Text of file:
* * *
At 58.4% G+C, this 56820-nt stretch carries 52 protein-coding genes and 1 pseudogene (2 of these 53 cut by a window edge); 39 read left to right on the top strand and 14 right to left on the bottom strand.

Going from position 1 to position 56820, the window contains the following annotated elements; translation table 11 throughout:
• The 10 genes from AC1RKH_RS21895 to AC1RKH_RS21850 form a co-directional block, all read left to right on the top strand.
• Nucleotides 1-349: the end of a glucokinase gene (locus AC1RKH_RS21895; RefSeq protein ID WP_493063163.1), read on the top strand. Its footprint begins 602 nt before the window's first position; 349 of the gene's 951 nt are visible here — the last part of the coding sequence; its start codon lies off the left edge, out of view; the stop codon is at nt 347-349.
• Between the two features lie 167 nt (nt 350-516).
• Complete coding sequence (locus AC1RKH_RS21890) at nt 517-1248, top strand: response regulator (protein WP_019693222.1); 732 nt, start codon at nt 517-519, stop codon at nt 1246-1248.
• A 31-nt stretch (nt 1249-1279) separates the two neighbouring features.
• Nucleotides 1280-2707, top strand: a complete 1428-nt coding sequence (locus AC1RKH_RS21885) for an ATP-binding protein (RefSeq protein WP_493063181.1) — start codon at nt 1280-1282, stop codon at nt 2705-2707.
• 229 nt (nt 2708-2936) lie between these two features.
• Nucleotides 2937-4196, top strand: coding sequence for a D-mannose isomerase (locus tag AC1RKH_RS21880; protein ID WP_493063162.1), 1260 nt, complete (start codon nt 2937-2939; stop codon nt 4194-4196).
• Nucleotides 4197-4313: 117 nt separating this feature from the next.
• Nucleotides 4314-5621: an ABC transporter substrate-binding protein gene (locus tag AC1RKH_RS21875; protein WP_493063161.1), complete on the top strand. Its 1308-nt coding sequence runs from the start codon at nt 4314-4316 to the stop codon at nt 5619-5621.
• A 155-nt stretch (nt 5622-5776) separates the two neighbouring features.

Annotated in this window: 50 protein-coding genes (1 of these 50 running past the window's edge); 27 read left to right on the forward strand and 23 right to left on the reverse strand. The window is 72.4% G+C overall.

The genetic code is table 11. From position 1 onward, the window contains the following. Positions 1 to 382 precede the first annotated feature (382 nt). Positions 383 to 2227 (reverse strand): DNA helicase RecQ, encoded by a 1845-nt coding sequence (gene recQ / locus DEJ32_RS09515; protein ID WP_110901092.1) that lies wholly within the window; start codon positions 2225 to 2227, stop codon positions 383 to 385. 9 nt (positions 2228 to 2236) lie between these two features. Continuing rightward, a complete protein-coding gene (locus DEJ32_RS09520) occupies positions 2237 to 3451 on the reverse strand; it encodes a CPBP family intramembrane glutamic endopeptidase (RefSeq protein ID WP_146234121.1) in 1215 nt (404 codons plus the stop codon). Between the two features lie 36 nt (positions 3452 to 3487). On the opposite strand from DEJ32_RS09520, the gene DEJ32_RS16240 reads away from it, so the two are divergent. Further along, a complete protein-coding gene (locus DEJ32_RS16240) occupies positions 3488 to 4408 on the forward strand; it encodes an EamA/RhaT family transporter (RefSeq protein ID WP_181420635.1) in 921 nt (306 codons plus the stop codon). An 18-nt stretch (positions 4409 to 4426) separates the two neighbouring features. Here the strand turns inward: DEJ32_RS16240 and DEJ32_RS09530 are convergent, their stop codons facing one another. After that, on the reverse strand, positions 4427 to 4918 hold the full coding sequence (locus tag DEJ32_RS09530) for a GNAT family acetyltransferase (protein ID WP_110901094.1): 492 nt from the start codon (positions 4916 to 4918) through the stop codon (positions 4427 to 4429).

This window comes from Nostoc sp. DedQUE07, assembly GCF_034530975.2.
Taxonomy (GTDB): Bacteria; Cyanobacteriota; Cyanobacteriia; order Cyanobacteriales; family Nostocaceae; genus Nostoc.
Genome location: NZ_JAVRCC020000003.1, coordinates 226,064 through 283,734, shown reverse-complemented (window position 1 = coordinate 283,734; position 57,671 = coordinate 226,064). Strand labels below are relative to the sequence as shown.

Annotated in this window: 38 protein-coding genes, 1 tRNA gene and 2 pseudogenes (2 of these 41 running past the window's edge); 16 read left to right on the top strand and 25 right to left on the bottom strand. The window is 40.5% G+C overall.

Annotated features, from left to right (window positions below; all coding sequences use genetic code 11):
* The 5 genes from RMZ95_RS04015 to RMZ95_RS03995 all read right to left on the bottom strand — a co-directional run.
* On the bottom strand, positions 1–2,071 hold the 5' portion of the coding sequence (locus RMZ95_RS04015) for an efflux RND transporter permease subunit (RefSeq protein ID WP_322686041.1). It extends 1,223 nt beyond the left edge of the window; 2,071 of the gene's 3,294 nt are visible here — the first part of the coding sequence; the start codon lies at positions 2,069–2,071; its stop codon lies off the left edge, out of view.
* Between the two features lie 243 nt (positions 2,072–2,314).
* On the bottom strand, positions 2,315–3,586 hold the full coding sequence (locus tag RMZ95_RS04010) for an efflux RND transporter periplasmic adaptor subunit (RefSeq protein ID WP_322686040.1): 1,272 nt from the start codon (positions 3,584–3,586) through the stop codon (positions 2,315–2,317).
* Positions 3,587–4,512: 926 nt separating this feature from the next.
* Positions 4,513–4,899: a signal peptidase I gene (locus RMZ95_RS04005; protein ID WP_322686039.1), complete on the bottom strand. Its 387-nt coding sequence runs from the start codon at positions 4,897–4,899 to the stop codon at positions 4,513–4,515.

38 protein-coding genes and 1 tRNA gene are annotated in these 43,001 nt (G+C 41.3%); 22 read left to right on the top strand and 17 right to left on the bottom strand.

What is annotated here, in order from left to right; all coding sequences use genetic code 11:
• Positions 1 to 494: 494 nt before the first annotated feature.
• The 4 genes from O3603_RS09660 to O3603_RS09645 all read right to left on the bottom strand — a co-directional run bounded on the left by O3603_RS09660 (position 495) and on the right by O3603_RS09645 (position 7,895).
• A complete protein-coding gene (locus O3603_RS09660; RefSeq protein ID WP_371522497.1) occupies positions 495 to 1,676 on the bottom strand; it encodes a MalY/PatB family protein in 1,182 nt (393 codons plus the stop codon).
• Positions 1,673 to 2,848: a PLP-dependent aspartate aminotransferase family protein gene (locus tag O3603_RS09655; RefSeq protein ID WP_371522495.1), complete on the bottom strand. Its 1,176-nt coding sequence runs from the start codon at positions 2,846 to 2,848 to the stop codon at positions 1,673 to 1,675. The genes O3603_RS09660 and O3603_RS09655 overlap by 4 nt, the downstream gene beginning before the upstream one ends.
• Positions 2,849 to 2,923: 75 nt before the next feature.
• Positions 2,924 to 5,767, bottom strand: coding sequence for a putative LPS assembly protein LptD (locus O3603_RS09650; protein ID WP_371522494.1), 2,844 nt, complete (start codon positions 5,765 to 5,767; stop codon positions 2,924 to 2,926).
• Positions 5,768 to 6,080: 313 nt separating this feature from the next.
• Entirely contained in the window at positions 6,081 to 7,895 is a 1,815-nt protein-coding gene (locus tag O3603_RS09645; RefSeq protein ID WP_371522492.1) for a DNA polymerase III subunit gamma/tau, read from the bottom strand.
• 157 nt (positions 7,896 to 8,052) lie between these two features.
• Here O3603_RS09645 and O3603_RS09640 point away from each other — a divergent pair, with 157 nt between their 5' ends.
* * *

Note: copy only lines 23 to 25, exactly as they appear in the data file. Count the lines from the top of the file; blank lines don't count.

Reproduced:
* Between the two features lie 243 nt (positions 2,072–2,314).
* On the bottom strand, positions 2,315–3,586 hold the full coding sequence (locus tag RMZ95_RS04010) for an efflux RND transporter periplasmic adaptor subunit (RefSeq protein ID WP_322686040.1): 1,272 nt from the start codon (positions 3,584–3,586) through the stop codon (positions 2,315–2,317).
* Positions 3,587–4,512: 926 nt separating this feature from the next.